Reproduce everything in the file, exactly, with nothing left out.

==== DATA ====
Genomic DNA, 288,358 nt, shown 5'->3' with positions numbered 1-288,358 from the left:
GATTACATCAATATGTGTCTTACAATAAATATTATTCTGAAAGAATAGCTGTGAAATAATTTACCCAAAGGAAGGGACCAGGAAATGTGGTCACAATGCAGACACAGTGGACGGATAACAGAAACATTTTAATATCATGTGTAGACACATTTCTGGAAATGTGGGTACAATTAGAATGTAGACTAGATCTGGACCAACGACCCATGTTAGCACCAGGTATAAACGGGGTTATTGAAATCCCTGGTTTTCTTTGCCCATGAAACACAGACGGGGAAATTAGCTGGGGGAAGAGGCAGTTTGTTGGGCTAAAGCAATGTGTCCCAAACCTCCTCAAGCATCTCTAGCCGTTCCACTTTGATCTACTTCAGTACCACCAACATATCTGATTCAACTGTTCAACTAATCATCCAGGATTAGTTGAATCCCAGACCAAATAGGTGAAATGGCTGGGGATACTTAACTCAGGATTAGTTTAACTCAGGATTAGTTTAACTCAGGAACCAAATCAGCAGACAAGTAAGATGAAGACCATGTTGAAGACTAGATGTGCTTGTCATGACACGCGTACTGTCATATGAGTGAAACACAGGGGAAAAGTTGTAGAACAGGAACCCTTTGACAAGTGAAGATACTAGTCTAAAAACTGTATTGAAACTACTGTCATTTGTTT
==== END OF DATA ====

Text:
Genomic DNA, 288,358 nt, shown 5'->3' with positions numbered 1-288,358 from the left:
GATTACATCAATATGTGTCTTACAATAAATATTATTCTGAAAGAATAGCTGTGAAATAATTTACCCAAAGGAAGGGACCAGGAAATGTGGTCACAATGCAGACACAGTGGACGGATAACAGAAACATTTTAATATCATGTGTAGACACATTTCTGGAAATGTGGGTACAATTAGAATGTAGACTAGATCTGGACCAACGACCCATGTTAGCACCAGGTATAAACGGGGTTATTGAAATCCCTGGTTTTCTTTGCCCATGAAACACAGACGGGGAAATTAGCTGGGGGAAGAGGCAGTTTGTTGGGCTAAAGCAATGTGTCCCAAACCTCCTCAAGCATCTCTAGCCGTTCCACTTTGATCTACTTCAGTACCACCAACATATCTGATTCAACTGTTCAACTAATCATCCAGGATTAGTTGAATCCCAGACCAAATAGGTGAAATGGCTGGGGATACTTAACTCAGGATTAGTTTAACTCAGGATTAGTTTAACTCAGGAACCAAATCAGCAGACAAGTAAGATGAAGACCATGTTGAAGACTAGATGTGCTTGTCATGACACGCGTACTGTCATATGAGTGAAACACAGGGGAAAAGTTGTAGAACAGGAACCCTTTGACAAGTGAAGATACTAGTCTAAAAACTGTATTGAAACTACTGTCATTTGTTT